Massachusetts Health Insurance Reform Legislation: An Effective Tool for Addressing Racial and Ethnic Disparities in Health Care?
Renee M. Landers
Suffolk University Law School
Hamline Journal of Public Law and Policy, Vol. 29, No. 1, 2007
Suffolk University Law School Research Paper No. 08-17
This article examines the potential of the Massachusetts insurance reform legislation enacted in 2006 to address racial and ethnic disparities in health care, by examining select provisions of the statute that establish programs or policies aimed at improving access to quality health care services delivered, and reducing racial and ethic disparities. The article begins with a brief summary of the history of efforts to eliminate legally sanctioned discrimination in health care and how these efforts parallel the impact and shortcomings of the law in eliminating segregation in public schools. Next, the article reviews the literature documenting how health disparities persist despite these efforts. Following this description, the article examines how efforts undertaken to improve overall quality in the delivery of health care services and in health outcomes do not adequately address racial and ethnic disparities. After examining the likely impact of several incentives aimed at improving the performance of institutional and individual health care providers in these respects, the article concludes that the Massachusetts statute will not meet its ambitious goals unless sufficient resources and attention are expressly focused on addressing disparities.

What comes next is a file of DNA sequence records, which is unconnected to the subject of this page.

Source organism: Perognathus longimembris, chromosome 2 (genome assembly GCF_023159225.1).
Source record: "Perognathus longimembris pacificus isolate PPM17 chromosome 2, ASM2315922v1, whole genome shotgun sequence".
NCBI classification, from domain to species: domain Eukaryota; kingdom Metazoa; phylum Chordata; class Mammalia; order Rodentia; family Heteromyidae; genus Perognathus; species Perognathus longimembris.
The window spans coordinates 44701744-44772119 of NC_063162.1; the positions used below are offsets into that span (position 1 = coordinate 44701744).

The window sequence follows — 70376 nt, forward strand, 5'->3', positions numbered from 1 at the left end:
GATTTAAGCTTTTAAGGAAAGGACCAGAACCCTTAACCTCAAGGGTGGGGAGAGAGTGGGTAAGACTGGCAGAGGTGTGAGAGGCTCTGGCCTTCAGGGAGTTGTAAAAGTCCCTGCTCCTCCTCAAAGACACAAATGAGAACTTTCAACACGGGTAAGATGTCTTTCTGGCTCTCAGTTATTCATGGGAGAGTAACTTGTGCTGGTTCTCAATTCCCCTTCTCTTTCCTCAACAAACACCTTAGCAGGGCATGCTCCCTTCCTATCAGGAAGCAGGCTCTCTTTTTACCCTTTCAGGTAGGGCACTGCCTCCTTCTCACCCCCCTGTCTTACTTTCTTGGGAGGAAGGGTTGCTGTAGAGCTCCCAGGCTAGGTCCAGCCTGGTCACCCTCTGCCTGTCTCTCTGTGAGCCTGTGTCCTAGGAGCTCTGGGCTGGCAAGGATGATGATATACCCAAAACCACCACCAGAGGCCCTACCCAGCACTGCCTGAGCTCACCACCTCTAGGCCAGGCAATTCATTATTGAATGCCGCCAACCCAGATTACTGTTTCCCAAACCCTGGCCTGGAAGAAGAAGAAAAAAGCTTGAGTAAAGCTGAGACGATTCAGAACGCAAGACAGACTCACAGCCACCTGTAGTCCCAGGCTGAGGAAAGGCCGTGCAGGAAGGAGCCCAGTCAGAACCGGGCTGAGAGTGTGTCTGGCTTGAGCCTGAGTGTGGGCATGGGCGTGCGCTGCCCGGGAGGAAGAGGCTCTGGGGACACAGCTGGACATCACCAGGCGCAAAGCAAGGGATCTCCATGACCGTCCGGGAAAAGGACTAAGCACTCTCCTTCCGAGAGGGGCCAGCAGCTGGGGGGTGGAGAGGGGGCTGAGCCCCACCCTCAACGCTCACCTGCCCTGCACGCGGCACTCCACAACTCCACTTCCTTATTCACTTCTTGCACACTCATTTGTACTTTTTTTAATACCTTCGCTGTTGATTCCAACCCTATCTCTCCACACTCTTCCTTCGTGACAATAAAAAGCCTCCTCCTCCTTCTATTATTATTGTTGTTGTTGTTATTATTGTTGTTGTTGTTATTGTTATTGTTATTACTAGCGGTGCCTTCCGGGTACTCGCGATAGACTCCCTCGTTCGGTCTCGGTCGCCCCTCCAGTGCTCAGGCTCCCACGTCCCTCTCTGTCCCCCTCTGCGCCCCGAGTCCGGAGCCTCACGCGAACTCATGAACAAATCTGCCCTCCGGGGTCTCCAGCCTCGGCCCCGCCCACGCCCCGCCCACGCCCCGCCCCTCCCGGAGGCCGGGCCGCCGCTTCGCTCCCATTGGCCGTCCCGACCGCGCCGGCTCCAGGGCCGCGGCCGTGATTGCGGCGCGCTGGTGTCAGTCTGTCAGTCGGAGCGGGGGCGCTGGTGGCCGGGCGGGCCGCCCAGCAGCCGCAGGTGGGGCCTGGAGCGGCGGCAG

Number of Pages in PDF File: 61Accepted Paper Series
Date posted: May 16, 2008
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